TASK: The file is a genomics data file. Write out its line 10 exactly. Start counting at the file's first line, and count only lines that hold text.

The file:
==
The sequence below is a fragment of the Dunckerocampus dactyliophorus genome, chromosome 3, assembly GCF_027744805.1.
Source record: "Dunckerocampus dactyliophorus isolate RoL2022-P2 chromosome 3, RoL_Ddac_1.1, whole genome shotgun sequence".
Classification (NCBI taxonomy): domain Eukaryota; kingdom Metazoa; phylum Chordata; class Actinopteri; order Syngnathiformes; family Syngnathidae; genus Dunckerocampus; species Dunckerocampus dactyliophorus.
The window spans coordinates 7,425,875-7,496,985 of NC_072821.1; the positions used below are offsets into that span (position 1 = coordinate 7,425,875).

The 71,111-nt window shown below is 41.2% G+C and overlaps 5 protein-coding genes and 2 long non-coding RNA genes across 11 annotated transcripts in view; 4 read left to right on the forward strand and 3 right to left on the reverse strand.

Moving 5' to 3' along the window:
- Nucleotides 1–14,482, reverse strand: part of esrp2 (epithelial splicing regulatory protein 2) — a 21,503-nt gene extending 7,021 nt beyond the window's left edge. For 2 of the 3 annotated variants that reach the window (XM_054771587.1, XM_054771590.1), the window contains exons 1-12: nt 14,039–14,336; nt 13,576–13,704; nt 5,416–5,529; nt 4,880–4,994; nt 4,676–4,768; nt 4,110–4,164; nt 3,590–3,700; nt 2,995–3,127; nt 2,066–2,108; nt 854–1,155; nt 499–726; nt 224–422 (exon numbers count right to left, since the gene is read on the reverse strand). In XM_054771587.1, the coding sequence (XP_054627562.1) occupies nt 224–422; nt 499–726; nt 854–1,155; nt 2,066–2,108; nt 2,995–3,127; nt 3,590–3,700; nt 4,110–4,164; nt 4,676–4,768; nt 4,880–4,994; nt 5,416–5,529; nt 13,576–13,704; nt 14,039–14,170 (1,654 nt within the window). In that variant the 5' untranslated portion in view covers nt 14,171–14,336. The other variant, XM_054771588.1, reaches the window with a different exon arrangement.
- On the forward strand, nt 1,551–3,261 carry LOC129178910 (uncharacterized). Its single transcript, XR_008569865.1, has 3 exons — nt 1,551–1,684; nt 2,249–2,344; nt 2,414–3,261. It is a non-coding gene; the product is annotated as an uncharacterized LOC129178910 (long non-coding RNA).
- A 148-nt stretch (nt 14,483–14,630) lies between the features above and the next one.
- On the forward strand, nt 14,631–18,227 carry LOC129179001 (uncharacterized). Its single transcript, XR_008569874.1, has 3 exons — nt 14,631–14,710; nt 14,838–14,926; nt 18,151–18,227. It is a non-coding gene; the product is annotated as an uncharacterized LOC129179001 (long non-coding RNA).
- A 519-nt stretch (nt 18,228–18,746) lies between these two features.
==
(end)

- On the forward strand, nt 14,631–18,227 carry LOC129179001 (uncharacterized). Its single transcript, XR_008569874.1, has 3 exons — nt 14,631–14,710; nt 14,838–14,926; nt 18,151–18,227. It is a non-coding gene; the product is annotated as an uncharacterized LOC129179001 (long non-coding RNA).